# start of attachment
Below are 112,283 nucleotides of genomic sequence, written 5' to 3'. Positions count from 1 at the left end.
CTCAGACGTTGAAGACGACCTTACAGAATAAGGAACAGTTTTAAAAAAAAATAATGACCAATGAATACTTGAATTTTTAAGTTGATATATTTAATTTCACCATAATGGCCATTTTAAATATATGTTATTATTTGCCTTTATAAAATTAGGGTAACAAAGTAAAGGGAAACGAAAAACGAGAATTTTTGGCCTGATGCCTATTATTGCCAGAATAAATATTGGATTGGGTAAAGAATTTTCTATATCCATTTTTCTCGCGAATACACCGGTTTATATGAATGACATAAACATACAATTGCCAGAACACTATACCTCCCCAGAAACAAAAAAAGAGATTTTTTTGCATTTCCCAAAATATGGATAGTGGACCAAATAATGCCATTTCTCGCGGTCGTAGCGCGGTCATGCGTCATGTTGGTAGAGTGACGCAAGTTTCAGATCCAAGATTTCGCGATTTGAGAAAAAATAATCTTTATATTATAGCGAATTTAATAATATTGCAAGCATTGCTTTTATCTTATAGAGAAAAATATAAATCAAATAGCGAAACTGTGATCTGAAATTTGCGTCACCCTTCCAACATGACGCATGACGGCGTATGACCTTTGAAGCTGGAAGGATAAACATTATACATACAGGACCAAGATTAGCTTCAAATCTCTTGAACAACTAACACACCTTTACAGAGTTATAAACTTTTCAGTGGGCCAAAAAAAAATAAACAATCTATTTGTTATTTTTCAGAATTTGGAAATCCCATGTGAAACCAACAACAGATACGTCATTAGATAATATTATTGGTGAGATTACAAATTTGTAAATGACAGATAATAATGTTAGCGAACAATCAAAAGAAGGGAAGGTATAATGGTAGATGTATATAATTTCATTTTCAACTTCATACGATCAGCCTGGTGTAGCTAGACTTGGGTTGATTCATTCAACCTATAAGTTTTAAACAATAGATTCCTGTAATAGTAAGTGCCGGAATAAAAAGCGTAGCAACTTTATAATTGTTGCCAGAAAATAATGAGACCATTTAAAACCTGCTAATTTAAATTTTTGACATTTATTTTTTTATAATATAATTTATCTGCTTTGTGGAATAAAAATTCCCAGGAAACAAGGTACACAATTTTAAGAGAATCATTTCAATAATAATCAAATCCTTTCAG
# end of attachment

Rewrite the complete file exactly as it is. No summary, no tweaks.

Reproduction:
Below are 112,283 nucleotides of genomic sequence, written 5' to 3'. Positions count from 1 at the left end.
CTCAGACGTTGAAGACGACCTTACAGAATAAGGAACAGTTTTAAAAAAAAATAATGACCAATGAATACTTGAATTTTTAAGTTGATATATTTAATTTCACCATAATGGCCATTTTAAATATATGTTATTATTTGCCTTTATAAAATTAGGGTAACAAAGTAAAGGGAAACGAAAAACGAGAATTTTTGGCCTGATGCCTATTATTGCCAGAATAAATATTGGATTGGGTAAAGAATTTTCTATATCCATTTTTCTCGCGAATACACCGGTTTATATGAATGACATAAACATACAATTGCCAGAACACTATACCTCCCCAGAAACAAAAAAAGAGATTTTTTTGCATTTCCCAAAATATGGATAGTGGACCAAATAATGCCATTTCTCGCGGTCGTAGCGCGGTCATGCGTCATGTTGGTAGAGTGACGCAAGTTTCAGATCCAAGATTTCGCGATTTGAGAAAAAATAATCTTTATATTATAGCGAATTTAATAATATTGCAAGCATTGCTTTTATCTTATAGAGAAAAATATAAATCAAATAGCGAAACTGTGATCTGAAATTTGCGTCACCCTTCCAACATGACGCATGACGGCGTATGACCTTTGAAGCTGGAAGGATAAACATTATACATACAGGACCAAGATTAGCTTCAAATCTCTTGAACAACTAACACACCTTTACAGAGTTATAAACTTTTCAGTGGGCCAAAAAAAAATAAACAATCTATTTGTTATTTTTCAGAATTTGGAAATCCCATGTGAAACCAACAACAGATACGTCATTAGATAATATTATTGGTGAGATTACAAATTTGTAAATGACAGATAATAATGTTAGCGAACAATCAAAAGAAGGGAAGGTATAATGGTAGATGTATATAATTTCATTTTCAACTTCATACGATCAGCCTGGTGTAGCTAGACTTGGGTTGATTCATTCAACCTATAAGTTTTAAACAATAGATTCCTGTAATAGTAAGTGCCGGAATAAAAAGCGTAGCAACTTTATAATTGTTGCCAGAAAATAATGAGACCATTTAAAACCTGCTAATTTAAATTTTTGACATTTATTTTTTTATAATATAATTTATCTGCTTTGTGGAATAAAAATTCCCAGGAAACAAGGTACACAATTTTAAGAGAATCATTTCAATAATAATCAAATCCTTTCAG